At the age of fourteen on March 15, 1967, Marty received the news that he was declared blind. Before he lost his vision, Marty grew up in a YMCA Community. His family had moved from New Hampshire to Connecticut when his father took a position as the director of the Winsted YMCA Day Camp on Highland Lake. For the first fourteen summers of his life, Marty spent at a variety of camps directed by his father including Winsted YMCA Day Camp. As a kid, being part of the Y Community was all about enjoying camping, being outdoors, swimming and boating. During his teenage years, Marty continued his love for outdoors at Oak Hill School for the Blind school and summer camps.
As an adult with a disability, the YMCA Community has been a great social experience for Marty. His positive childhood experiences with the YMCA and the supportive community of Winsted YMCA gave him the confidence to take on a life-changing challenge that led him to the Middlesex YMCA in 1974.
“During periods of my life when I did not have a job, I would go to the Winsted Y every day. My Y friends would tell me that it will all work out and something will fall into place.” – Marty
When he first got the call from his counselor that a job was available as a darkroom technician in Middletown CT at Middlesex Hospital, she expressed concern about the commute being a problem. Anyone knows Marty, knows he is positive and resilient. His response to his counselor was, “That’s not really a problem. It’s a challenge, but if that is where there is a job for me, we can figure it out.”
Not only did Marty figure it out, but he also found housing at the Middlesex YMCA in the Men's Residence on July 29, 1974.
“I only knew two people in the area. I basically only knew my way from the YMCA to my job in the darkroom as an x-ray technician at Middlesex Hospital. I chose the YMCA Men’s Residence as the closest and most convenient housing option. In the 1970s there were no other options for the disabled or the elderly that exist now.” – Marty
Living at the Y gave Marty a sense of independence and community. During his time living at the YMCA from 1974-1994, Marty was made to feel welcome and cared for by three YMCA Ceos. Herb Mayo, Frank Sumpter, and Michele Rulnick. Jane Sullivan, Anthony Grandazzo and Dave Jacobs watched out for Marty during their time as Men’s Resident Directors. Each day after work, Marty remembers enjoying the companionship and sharing laughs with front desk staff and lifeguards at the pools. Moving away from family and a familiar environment was made a bit easier because of the YMCA Community and the mindset his parents established when he and 2 of his siblings were diagnosed with Retinitis pigmentosa from LAURENCE-MOON-BARDET-BIEDL SYNDROME as children.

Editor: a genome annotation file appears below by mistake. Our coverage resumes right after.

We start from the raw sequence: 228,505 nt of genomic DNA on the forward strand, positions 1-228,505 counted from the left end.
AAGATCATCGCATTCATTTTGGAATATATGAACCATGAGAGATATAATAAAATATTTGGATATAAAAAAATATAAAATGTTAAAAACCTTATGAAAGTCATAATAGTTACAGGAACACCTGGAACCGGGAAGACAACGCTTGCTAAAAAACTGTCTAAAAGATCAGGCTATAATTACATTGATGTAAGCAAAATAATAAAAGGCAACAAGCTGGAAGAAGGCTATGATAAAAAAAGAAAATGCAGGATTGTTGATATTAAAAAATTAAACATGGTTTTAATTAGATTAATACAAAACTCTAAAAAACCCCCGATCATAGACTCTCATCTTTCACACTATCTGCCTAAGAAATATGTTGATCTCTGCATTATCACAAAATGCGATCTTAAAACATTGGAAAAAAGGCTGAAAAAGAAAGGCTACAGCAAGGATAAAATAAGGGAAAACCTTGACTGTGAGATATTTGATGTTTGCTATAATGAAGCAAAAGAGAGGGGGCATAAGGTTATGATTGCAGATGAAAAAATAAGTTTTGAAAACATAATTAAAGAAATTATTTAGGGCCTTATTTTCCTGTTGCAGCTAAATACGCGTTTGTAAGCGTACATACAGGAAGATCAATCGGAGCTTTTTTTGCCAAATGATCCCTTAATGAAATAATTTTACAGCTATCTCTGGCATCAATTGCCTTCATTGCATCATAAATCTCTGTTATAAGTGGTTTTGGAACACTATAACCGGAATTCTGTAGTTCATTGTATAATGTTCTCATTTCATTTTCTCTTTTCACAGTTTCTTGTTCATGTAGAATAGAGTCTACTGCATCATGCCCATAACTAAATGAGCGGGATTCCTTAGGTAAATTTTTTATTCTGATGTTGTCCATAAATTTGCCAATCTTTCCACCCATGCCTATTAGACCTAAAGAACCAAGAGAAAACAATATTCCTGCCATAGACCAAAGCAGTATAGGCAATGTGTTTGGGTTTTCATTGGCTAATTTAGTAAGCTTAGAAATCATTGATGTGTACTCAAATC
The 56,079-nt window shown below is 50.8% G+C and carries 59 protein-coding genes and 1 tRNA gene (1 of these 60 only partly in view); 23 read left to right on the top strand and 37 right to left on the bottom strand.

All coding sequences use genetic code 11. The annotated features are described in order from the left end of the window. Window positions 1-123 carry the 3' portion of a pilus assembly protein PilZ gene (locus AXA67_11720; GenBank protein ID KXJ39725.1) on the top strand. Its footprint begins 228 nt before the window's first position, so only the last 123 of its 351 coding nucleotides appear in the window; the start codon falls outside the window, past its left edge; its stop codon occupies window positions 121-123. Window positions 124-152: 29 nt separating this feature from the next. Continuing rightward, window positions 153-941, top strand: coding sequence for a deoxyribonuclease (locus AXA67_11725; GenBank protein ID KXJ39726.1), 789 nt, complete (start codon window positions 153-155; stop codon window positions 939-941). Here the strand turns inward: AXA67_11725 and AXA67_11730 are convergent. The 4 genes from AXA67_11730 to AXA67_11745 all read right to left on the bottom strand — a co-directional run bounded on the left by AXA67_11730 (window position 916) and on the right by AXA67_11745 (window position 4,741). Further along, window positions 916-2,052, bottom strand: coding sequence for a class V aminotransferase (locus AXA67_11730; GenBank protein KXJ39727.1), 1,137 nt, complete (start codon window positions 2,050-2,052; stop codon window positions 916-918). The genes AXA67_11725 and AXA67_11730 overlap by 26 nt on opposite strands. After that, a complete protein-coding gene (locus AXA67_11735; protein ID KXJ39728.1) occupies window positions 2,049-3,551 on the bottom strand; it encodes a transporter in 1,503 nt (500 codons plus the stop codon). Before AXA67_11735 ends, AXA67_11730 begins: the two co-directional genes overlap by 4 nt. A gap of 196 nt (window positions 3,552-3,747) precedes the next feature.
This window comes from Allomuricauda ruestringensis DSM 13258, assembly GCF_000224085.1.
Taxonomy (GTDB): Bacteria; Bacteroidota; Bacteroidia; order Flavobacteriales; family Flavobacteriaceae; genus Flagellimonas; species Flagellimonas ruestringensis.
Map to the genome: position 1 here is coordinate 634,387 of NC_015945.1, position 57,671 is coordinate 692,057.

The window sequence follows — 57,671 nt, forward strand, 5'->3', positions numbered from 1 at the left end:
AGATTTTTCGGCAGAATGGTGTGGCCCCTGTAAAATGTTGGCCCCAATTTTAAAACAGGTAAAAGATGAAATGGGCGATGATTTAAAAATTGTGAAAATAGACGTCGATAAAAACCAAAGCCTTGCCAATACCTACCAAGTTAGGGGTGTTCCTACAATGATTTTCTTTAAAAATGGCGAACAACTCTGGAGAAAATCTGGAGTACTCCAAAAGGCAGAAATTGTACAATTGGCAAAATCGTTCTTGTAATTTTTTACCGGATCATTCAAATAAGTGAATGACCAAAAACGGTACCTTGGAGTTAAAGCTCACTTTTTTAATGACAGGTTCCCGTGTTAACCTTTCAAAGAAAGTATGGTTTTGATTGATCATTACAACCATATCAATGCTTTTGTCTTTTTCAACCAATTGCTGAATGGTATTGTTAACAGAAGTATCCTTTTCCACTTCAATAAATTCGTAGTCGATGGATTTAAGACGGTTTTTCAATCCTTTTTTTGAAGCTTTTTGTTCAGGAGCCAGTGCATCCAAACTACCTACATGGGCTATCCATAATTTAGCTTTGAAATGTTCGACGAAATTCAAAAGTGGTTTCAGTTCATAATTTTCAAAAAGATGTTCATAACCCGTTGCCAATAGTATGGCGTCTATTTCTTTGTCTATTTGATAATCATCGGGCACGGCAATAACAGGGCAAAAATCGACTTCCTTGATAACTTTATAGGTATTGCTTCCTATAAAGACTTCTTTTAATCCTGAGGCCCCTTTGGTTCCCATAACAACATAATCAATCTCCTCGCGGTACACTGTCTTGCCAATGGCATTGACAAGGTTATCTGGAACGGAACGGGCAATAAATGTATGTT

“Our parents were ahead of their time. Blind and disabled in the 60s when most people who were disabled were locked in their homes or institutionalized. Our parents sat us down on day one and said, 'You have the life you are going to have. All we will ever ask of you is to live as much of a normal life as possible. Do what you can do and be your best at it. Be as independent as you can be.’ The most important message they sent to us was that we never used our blindness as an excuse.”-Marty
As the Middlesex YMCA was here to provide housing, Marty confidently moved away from familiarity.
His mother now says, “Marty would probably not be the person he is today if he had stayed in Winsted. He took the leap of faith and moved away from family, friends and familiarity.” Marty credits his experiences at the YMCA, Middlesex Hospital, Lion’s Club, Middletown’s Committee Concerning people with disabilities and South Church for helping him find a place in the Middlesex community.
After retiring from Middlesex Hospital ten years ago, Marty continues to come daily to the YMCA to ride the bike for 30 minutes and relax in the Fit Plus Steam Room. 2019 marks Marty’s 45th year as an active member of the Middlesex YMCA. Marty has earned the respect and admiration of many Y staff who often show concern for Marty, especially whenever construction or weather may impact his safety when walking to the YMCA.
Having members like Marty Knight truly make #US a #BETTERUS. In 2018, Marty was recognized by the local Lions Club for his dedication to making Middletown an easier place to navigate for the blind. The full story can be found in this Middletown Press article: